Flying Cloud Shipwreck Found Off South Australian Coast, After 147 Years Under the Sea
After 147 years buried at the bottom of the ocean, the remains of the Flying Cloud shipwreck off the south-east South Australian coast have been discovered.
Keen shipwreck hunter 19-year-old Carl von Stanke was diving near Carpenter Rocks on Saturday with his friend, 20-year-old Santiago Neumann, when the pair spotted an unusual formation, encrusted with seaweed, on the ocean floor.
“At first, I didn’t know what it was,” Mr Neumann said.
“I just saw this very straight rock and thought, ‘that might be something’, so I called Carl over.”
The pair had stumbled across the anchor chain tethering two main anchors from the old ship. Surprisingly, the chain was still pulled taut after decades of battering by ocean currents.
“It was very hard to recognise what was left unless you actually knew what you were looking for,” Mr von Stanke said.
“It was very exciting to find it. The amount of time I’ve been looking for it has finally paid off.”
“There wasn’t much left of it. It has had a lot of time to deteriorate in the water.”
It was a foggy night in April 1870 when the sugar-laden brig struck trouble, hitting a reef near Cape Banks.
The Captain, his wife and child, and six crew were able to safely reach the shore in boats, leaving the ship at the mercy of the ocean — one of more than 200 vessels to be wrecked or lost in South Australian waters between 1837 to 1924.
The Flying Cloud is the fourth shipwreck that the young diver has played a role in locating, including the Iron Age, the Lotus, and the Hawthorn.
Hard work pays off
Four years of painstaking research has gone into the hunt for the Flying Cloud, with Mr von Stanke scouring old newspaper reports and history books to pinpoint where the remains might lie.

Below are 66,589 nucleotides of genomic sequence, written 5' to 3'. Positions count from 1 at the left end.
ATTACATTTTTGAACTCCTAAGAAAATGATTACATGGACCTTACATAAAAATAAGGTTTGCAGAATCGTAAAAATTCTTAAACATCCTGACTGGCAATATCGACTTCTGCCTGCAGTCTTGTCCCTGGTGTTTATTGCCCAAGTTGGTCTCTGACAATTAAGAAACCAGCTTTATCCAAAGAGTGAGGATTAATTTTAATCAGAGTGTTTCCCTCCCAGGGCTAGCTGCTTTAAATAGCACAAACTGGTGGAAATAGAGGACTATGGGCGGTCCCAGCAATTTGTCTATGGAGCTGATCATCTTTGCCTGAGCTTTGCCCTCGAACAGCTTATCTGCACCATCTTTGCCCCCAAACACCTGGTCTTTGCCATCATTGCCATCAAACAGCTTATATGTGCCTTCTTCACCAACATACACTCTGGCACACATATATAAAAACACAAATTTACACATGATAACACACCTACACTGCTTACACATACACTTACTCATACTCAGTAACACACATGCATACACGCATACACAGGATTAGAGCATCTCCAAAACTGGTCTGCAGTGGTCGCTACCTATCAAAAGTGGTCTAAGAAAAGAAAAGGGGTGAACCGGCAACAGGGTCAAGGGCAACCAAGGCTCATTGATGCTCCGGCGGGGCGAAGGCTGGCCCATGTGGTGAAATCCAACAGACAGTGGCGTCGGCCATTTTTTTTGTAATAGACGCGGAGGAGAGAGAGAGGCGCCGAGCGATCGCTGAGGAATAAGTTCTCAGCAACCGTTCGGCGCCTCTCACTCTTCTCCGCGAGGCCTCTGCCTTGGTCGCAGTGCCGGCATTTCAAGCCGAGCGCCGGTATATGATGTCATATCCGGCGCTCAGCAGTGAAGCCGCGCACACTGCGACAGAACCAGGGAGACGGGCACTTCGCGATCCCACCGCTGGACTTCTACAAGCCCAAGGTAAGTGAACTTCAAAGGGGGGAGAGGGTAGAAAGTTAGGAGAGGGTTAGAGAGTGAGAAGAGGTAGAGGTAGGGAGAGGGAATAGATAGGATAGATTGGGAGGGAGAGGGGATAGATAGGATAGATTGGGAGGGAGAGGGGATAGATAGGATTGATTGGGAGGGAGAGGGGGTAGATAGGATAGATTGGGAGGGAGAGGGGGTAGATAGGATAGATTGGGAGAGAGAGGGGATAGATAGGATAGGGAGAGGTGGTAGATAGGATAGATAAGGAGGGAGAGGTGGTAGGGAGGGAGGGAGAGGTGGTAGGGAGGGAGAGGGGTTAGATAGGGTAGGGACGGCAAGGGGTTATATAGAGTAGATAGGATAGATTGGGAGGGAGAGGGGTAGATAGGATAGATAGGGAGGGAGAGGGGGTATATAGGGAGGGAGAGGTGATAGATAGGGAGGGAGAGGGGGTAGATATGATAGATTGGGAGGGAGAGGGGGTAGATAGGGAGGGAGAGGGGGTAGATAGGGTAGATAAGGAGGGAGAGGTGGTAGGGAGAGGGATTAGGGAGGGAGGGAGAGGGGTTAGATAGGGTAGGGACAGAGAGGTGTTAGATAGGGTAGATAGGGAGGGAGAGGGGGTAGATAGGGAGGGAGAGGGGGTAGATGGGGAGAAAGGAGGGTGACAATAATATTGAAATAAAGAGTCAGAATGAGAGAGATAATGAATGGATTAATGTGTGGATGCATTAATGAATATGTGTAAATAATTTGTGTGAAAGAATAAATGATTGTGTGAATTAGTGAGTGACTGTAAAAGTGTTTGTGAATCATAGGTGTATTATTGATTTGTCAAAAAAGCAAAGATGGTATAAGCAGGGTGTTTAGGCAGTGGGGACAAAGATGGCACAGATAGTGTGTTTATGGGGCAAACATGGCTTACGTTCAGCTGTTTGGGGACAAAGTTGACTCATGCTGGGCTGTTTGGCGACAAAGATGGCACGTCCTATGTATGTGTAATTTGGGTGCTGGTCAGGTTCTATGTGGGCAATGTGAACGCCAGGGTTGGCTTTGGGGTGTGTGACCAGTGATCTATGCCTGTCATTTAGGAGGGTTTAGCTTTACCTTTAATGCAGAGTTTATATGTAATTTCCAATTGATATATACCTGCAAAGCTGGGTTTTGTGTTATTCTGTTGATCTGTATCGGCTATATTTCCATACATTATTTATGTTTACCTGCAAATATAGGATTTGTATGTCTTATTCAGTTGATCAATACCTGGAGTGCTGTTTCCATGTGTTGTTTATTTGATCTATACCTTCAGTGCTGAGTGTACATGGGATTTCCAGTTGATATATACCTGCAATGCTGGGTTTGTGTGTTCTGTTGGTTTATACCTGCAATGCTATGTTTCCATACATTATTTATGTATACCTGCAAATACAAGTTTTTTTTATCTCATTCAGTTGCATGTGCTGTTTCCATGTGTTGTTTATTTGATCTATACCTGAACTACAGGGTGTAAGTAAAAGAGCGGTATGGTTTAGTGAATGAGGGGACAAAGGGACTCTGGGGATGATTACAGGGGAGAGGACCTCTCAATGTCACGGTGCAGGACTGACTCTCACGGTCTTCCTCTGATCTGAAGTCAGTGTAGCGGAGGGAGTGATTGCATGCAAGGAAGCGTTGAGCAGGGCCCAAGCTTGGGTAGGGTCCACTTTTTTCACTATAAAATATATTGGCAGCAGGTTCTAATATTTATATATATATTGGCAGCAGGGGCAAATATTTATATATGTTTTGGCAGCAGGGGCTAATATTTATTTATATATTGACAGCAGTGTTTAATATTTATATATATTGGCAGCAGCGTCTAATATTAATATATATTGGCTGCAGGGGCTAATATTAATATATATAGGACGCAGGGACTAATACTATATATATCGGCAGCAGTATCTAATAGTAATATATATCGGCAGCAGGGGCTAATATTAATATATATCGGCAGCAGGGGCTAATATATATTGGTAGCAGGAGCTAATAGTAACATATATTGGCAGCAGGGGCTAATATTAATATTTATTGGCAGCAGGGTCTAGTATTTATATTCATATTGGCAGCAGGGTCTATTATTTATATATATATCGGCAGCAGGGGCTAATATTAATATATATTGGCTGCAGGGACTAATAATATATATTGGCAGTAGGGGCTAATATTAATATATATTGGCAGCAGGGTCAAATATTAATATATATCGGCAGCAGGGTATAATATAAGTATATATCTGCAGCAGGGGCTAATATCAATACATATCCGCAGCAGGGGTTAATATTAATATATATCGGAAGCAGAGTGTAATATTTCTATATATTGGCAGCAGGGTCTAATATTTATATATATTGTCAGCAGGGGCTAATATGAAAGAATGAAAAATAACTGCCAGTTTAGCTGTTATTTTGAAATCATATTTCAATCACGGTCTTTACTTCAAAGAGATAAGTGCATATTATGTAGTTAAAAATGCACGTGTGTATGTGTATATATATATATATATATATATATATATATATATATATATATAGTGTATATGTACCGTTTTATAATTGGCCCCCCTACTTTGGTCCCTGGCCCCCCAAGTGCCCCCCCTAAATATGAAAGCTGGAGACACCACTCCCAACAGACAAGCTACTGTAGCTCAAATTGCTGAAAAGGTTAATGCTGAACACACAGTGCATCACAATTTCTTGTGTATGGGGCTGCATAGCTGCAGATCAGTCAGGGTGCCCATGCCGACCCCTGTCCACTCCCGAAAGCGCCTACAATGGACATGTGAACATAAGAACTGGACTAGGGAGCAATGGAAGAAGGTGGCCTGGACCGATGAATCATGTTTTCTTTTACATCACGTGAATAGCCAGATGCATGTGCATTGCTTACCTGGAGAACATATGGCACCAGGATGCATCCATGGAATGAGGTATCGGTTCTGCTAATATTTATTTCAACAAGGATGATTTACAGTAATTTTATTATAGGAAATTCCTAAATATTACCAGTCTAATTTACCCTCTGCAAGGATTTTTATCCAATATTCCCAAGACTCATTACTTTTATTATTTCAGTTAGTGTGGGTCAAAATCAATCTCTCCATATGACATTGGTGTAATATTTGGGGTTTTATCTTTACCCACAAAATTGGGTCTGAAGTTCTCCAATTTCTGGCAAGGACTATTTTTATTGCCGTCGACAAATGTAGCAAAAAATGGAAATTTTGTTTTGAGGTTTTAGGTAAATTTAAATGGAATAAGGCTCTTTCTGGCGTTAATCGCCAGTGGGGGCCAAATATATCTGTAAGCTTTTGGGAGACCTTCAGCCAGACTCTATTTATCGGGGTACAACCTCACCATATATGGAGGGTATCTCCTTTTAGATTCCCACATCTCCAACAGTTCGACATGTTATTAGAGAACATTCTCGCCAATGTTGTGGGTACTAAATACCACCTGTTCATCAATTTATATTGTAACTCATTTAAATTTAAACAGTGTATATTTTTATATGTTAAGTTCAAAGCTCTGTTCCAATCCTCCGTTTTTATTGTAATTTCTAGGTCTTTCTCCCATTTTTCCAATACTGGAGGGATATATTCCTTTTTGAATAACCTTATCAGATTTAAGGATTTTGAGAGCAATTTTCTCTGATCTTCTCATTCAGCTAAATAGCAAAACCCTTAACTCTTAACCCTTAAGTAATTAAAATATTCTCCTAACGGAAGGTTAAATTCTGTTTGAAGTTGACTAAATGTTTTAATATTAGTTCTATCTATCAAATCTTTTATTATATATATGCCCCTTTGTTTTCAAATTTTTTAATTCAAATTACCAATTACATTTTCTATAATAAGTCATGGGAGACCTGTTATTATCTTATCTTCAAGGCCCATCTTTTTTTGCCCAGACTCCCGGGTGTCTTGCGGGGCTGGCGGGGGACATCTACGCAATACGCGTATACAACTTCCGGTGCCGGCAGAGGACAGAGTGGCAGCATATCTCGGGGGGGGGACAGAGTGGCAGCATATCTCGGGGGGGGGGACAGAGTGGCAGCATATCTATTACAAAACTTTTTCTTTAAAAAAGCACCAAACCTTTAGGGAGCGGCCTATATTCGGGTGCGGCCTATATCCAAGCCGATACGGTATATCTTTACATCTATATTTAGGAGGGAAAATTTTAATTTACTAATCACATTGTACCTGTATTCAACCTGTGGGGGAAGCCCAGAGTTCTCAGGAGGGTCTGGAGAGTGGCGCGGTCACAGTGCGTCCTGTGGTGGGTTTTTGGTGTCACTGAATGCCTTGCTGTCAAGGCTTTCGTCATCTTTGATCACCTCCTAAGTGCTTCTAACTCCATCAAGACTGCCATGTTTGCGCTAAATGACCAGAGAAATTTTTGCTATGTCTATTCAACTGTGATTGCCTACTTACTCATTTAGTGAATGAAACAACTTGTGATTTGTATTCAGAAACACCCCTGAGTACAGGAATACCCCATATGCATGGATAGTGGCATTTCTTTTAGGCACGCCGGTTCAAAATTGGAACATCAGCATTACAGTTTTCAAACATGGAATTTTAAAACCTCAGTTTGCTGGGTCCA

“There is a lot of work and research that goes into it,” he said.
“First of all you have to look at what the location is like, does it have lots of reefs, deep water or shallow, what was the weather like at the time.”
“You go back through old books and newspapers and see what they say. Time changes and everything changes around it. What was there 150 years ago is definitely not going to be there now.”
Over the years, Mr von Stanke narrowed his search down to three square kilometres, saying he ‘had a hunch’ where the remains might be.
Upon finding it, the first person to hear the good news was Mr von Stanke’s father, Gary von Stanke, a man with a keen interest in shipwrecks and local history himself.
“He called me and said, ‘I found it Dad, I found it!’,” Mr von Stanke said, laughing at the memory.
“Carl was determined he was going to locate that wreck,” Mr von Stanke senior said.
Mr von Stanke said his son had become fascinated by shipwrecks when he was just a little boy and they went on to become an important part of his teenage years.
“Shipwrecks became a passion for him. He was always up at the library researching and going through the old papers,” he said.
The State Heritage Unit, which documents and manages the state’s shipwrecks, had made numerous visits to try to locate the wreck in previous years, along with Flinders University researchers.
Divers may have stumbled upon the wreck earlier, Gary von Stanke said, but due to significant decay and coverage by marine life, might not be aware what it was.
“For their own reasons, maybe a couple of ab divers have found it and kept it quiet,” he said.
“A lot of the older ones would have passed on so that history has unfortunately been lost.”
The family also has a piece of the Flying Cloud’s wooden hull, which bizarrely ended up as part of a house at Millicent.
“When it was wrecked, some of the locals here bought the rights to it and salvaged some of the timber from it,” Mr von Stanke said.
“They built a house at Millicent with it and that was there, right up until the 1980s until it was bulldozed.”
“There were timbers, fittings and they also had the original canvas sail from the ship.”
Wreck location kept under wraps
The wreck’s exact location and all Mr von Stanke’s research will now be handed over to the State Heritage Unit.
He said the wreck’s exact location will remain a secret until they are able to properly document the wreck, to guard against souvenir hunters.
“You can’t touch it or take anything from it. Any wreck that is over 75 years old automatically comes under State Heritage protection,” Mr von Stanke said.
Mr von Stanke found the wreck just two days before he was due to leave for Queensland, where he is a private with the Australian Army.
But when he returns home again late next year, his local maritime history work will begin again.
He said there were still plenty of undiscovered shipwrecks waiting to be found.
“I just enjoy doing it,” he said.
“Looking at something that no-one else has seen before, it’s pretty incredible.”
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